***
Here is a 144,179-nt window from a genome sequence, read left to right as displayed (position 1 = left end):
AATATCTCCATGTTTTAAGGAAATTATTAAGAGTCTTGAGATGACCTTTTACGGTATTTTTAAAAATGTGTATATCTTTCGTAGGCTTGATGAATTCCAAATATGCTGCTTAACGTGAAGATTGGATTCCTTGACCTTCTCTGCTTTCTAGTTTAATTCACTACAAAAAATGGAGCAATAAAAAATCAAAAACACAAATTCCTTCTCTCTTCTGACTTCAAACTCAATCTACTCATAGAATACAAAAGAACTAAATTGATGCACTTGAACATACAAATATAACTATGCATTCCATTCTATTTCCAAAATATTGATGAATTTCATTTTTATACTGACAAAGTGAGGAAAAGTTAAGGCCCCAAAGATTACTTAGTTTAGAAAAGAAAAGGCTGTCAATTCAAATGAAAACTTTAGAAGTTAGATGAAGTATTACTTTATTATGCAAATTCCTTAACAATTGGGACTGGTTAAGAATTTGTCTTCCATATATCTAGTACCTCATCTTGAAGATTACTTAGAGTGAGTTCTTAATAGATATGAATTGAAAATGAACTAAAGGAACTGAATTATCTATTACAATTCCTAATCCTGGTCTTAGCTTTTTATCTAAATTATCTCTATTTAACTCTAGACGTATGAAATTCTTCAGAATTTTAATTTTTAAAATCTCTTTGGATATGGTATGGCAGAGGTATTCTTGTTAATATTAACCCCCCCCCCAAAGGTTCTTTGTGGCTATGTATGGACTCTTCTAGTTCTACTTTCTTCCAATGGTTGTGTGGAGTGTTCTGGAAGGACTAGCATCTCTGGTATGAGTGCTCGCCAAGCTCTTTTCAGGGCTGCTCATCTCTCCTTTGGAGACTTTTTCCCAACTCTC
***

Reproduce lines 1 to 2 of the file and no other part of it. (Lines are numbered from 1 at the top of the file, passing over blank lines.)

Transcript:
Here is a 144,179-nt window from a genome sequence, read left to right as displayed (position 1 = left end):
AATATCTCCATGTTTTAAGGAAATTATTAAGAGTCTTGAGATGACCTTTTACGGTATTTTTAAAAATGTGTATATCTTTCGTAGGCTTGATGAATTCCAAATATGCTGCTTAACGTGAAGATTGGATTCCTTGACCTTCTCTGCTTTCTAGTTTAATTCACTACAAAAAATGGAGCAATAAAAAATCAAAAACACAAATTCCTTCTCTCTTCTGACTTCAAACTCAATCTACTCATAGAATACAAAAGAACTAAATTGATGCACTTGAACATACAAATATAACTATGCATTCCATTCTATTTCCAAAATATTGATGAATTTCATTTTTATACTGACAAAGTGAGGAAAAGTTAAGGCCCCAAAGATTACTTAGTTTAGAAAAGAAAAGGCTGTCAATTCAAATGAAAACTTTAGAAGTTAGATGAAGTATTACTTTATTATGCAAATTCCTTAACAATTGGGACTGGTTAAGAATTTGTCTTCCATATATCTAGTACCTCATCTTGAAGATTACTTAGAGTGAGTTCTTAATAGATATGAATTGAAAATGAACTAAAGGAACTGAATTATCTATTACAATTCCTAATCCTGGTCTTAGCTTTTTATCTAAATTATCTCTATTTAACTCTAGACGTATGAAATTCTTCAGAATTTTAATTTTTAAAATCTCTTTGGATATGGTATGGCAGAGGTATTCTTGTTAATATTAACCCCCCCCCCAAAGGTTCTTTGTGGCTATGTATGGACTCTTCTAGTTCTACTTTCTTCCAATGGTTGTGTGGAGTGTTCTGGAAGGACTAGCATCTCTGGTATGAGTGCTCGCCAAGCTCTTTTCAGGGCTGCTCATCTCTCCTTTGGAGACTTTTTCCCAACTCTC